To conclude, I’ll paraphrase a quote Abraham Lincoln should have said in 1865: “Imagine if the great War Between the States were fought with songs instead of guns– bands instead of battalions. The casualties would have been aesthetic growth and the outcome would have been an unimaginable tomorrow. A better tomorrow in all ways. A tomorrow with better music. A tomorrow with more living than dead. A tomorrow with a freedom so wild that it’s almost inconceivable.” Lincoln on psychotropics. Lincoln listening to Pet Sounds alone on a train writing an anachronistic address for 1966 Gettysburg. Just a stovepipe hat, a Stratocaster, and an absurd and beautiful daydream draped in colors that managed to seep through the sepia of hypothetical histories.
Dedicated to: The Slurpee, 1967’s frozen carbonated beverage of wonder Millard Fillmore, infamous Know Nothing & our 13th President and Marvin Yagoda, an old pharmacist with the best cure you’ll ever know
ABOUT THE AUTHOR BERNIE J. MICHAEL grew up and went to school with TALLY HALL. He is a member of THE ROYAL LIONS and, currently, continues to dream and learn at the UNIVERSITY OF MICHIGAN, ANN ARBOR.
 A record company with quirk and heart to spare thriving in beautiful ruins that were once home to MC5, The Stooges, The Marvelettes, Marvin Gaye, Smokey Robinson, and The Gories–just to name a few... who put sincerity above pop propriety.
 A circus reverie remembered in reverse by The Beatles on Sgt. Pepper’s Lonely Hearts 2 Club Band.
 And by co-wrote, I mean, I ate blue popsicles and listened to Revolver while Joe brainstormed and tended to his father’s ancient orchids.
 He also ran a rock tumbling business that gave away homemade rock candy with every order of rocks tumbled, was assistant manager at Sparkle Laundromat, and started a telegram office out of his attic which catered to kids grades K through 12. All before he was eleven-years old.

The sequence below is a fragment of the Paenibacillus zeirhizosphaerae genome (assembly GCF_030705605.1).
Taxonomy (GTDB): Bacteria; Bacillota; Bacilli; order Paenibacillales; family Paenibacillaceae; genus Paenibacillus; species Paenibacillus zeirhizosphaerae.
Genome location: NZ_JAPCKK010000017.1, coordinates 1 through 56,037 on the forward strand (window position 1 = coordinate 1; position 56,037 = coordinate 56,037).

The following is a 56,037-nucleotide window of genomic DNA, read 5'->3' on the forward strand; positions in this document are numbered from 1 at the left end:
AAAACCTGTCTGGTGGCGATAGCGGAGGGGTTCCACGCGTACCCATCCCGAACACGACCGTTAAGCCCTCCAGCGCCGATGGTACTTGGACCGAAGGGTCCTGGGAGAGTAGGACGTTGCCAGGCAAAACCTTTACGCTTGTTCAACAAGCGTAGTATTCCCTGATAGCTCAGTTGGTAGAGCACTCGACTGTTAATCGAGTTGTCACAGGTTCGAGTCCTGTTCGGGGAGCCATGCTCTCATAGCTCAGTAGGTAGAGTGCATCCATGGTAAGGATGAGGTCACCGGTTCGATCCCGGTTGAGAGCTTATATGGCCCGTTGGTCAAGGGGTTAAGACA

Wondermiddel, I later found out in college, is Dutch for “cure-all.”
 Ever hear of Haunted Treehouse or Soda!? Both independently distributed boardgames designed by Mrs. Horowitz.
 All but one of the cricket jars were salvaged.
Andrew, the only member not originally from Michigan, began writing songs when he was eight years old and eventually headed to the University of Michigan to study composition. There he met Rob and Zubin, who both attended the same high-school and played in a band called listedBlack. The three formed a band (name unknown) and played small shows around the University of Michigan dorms, where all 5 members went to school.
Rob met Joe on campus and as they began to become friendly, Rob learned of Joe's musical abilities and asked him and Steve Gallagher to join the band as lead guitarist and drummer, respectively. Later, they played a few gigs under the name Gallagher and then as 540 (the address of their house at the time). Joe originally suggested the name of the band be "Tally Hall" and everyone agreed (except Andrew, who was not from the area and didn't grasp the magic of what the REAL Tally Hall meant to people in the Detroit area).
Tally Hall was the name of an indoor shopping plaza/food court on Orchard Lake Road in Farmington Hills, Michigan. It was developed by Mel Rosenhaus (1925-2011) and, according to Mr. Rosenhaus' eulogy, was the first food court in Michigan. A wonderous arcade/museum of coin-op machines and oddities called Marvin's Marvelous Mechanical Museum was a popular establishment within Tally Hall and is now all that remains after the Tally Hall complex was torn down.
Eventually, they all agreed to name the band Tally Hall and they began to record some EP's and play small shows around the UofM campus.
The matching wardrobe/colored ties first started around November 2003.
In 2004, when Steve Gallagher left the band, they recruited Ross, who went to high school with Joe.
The LP known as Complete Demos is essentially just a compilation of the songs they recorded for the two EPs they previously released (Party Boobytrap & Welcome To Tally Hall) with the addition of the unnamed hidden track, referred to as Hidden In The Sand. But unlike the EPs, they put effort into manufacturing & packaging and officially released the album on November 11th, 2004. The CD was sold at shows and through their website for about a year. The album was then considered out of print and hard to find until December 2015 when they uploaded it and made it available to purchase through Bandcamp. 
Marvin's Marvelous Mechanical Museum
The band began touring outside their general hometown area in 2005, promoting this album, which was initially released in November 2005 under the Quack! Media label in Ann Arbor, MI. Their shows mostly featuring tracks from the album. However, their live concerts often feature a couple cover songs. They're probably best known for their cover of Biz Markie's "Just A Friend", which they used to end every set with but it's not played too often anymore.